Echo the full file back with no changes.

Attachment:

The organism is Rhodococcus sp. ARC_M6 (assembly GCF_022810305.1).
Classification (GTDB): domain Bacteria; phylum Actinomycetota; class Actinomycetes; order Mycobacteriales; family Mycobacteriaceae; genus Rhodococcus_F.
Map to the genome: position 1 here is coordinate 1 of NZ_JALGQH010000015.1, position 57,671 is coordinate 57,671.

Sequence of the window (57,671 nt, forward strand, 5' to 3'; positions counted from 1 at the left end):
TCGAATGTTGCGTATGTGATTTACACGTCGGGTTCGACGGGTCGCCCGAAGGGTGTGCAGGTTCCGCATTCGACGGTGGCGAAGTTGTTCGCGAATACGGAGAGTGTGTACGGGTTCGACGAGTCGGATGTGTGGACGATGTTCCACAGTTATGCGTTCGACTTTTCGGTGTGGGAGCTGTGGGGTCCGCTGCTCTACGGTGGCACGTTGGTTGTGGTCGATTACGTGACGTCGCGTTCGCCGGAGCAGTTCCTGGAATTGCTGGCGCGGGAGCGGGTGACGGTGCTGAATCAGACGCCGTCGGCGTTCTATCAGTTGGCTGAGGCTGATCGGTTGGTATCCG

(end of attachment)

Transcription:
The organism is Rhodococcus sp. ARC_M6 (assembly GCF_022810305.1).
Classification (GTDB): domain Bacteria; phylum Actinomycetota; class Actinomycetes; order Mycobacteriales; family Mycobacteriaceae; genus Rhodococcus_F.
Map to the genome: position 1 here is coordinate 1 of NZ_JALGQH010000015.1, position 57,671 is coordinate 57,671.

Sequence of the window (57,671 nt, forward strand, 5' to 3'; positions counted from 1 at the left end):
TCGAATGTTGCGTATGTGATTTACACGTCGGGTTCGACGGGTCGCCCGAAGGGTGTGCAGGTTCCGCATTCGACGGTGGCGAAGTTGTTCGCGAATACGGAGAGTGTGTACGGGTTCGACGAGTCGGATGTGTGGACGATGTTCCACAGTTATGCGTTCGACTTTTCGGTGTGGGAGCTGTGGGGTCCGCTGCTCTACGGTGGCACGTTGGTTGTGGTCGATTACGTGACGTCGCGTTCGCCGGAGCAGTTCCTGGAATTGCTGGCGCGGGAGCGGGTGACGGTGCTGAATCAGACGCCGTCGGCGTTCTATCAGTTGGCTGAGGCTGATCGGTTGGTATCCG